Legal Definition of ''Intoxication'' In Texas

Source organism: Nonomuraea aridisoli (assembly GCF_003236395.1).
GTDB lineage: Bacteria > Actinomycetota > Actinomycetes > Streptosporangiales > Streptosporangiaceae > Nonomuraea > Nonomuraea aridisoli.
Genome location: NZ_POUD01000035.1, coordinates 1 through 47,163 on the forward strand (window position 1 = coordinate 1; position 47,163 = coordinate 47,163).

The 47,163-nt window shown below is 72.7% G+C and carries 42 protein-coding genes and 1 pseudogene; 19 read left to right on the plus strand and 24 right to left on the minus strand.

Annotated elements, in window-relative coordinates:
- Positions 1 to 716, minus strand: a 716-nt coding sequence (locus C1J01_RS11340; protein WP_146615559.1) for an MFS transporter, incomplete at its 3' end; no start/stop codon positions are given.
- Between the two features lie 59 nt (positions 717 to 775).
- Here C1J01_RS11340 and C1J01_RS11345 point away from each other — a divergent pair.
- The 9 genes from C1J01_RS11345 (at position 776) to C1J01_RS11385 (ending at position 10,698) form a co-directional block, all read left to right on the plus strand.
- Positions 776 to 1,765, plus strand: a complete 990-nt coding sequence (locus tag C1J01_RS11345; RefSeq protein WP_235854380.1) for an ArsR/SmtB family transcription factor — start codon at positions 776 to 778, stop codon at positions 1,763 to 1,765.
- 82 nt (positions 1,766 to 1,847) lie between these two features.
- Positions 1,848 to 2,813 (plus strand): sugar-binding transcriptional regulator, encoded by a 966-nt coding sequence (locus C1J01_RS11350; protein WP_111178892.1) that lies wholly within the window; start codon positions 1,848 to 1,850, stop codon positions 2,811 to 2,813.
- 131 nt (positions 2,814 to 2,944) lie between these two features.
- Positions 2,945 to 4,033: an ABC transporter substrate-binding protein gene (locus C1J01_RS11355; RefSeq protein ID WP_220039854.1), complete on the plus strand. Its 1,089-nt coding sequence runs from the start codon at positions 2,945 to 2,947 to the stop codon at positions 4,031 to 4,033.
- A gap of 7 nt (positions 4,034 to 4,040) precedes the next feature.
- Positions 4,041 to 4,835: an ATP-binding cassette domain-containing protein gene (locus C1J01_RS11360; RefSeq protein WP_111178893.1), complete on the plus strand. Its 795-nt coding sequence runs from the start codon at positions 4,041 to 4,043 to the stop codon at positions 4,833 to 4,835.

In Forte v. State, 707 S.W.2d 89, 94-95(Tex.Crim.App. 1986) the court of criminal appeals was faced with a challenge to the amended statute, which for the first time defined "intoxication" as either loss of faculties or having an alcohol concentration of .10 or greater in the body. The court found this new per se definition of intoxication did not constitute a mandatory conclusive presumption, and its explanation sheds light on our case: To be sure, if the State relies upon the 0.10% definition of intoxication, then such proof will normally appear in the form of a chemical test showing the alcohol concentration in a defendant's body near the time of the offense. However, a conviction will not necessarily follow from the offer of such a test. First, the trier of fact must still be convinced beyond a reasonable doubt that the chemical test provides trustworthy evidence of alcohol concentration in a defendant's breath, blood or urine. Second, the jury must still be convinced beyond a reasonable doubt that an inference can be made from the results of the chemical test that the defendant had a 0.10% alcohol concentration in his body at the time of the offense. Nothing prevents a defendant from challenging the validity of the test itself by attacking the reliability of the machine or the qualifications of the operator. Nor does anything prevent a defendant from arguing that his alcohol concentration increased from the time of the arrest to the time of testing. In no way does Article 6701l--1, supra, encourage a jury to ignore such defensive evidence on the issue of intoxication in favor of a presumption, whether mandatory or permissive. Forte, 707 S.W.2d at 94-95.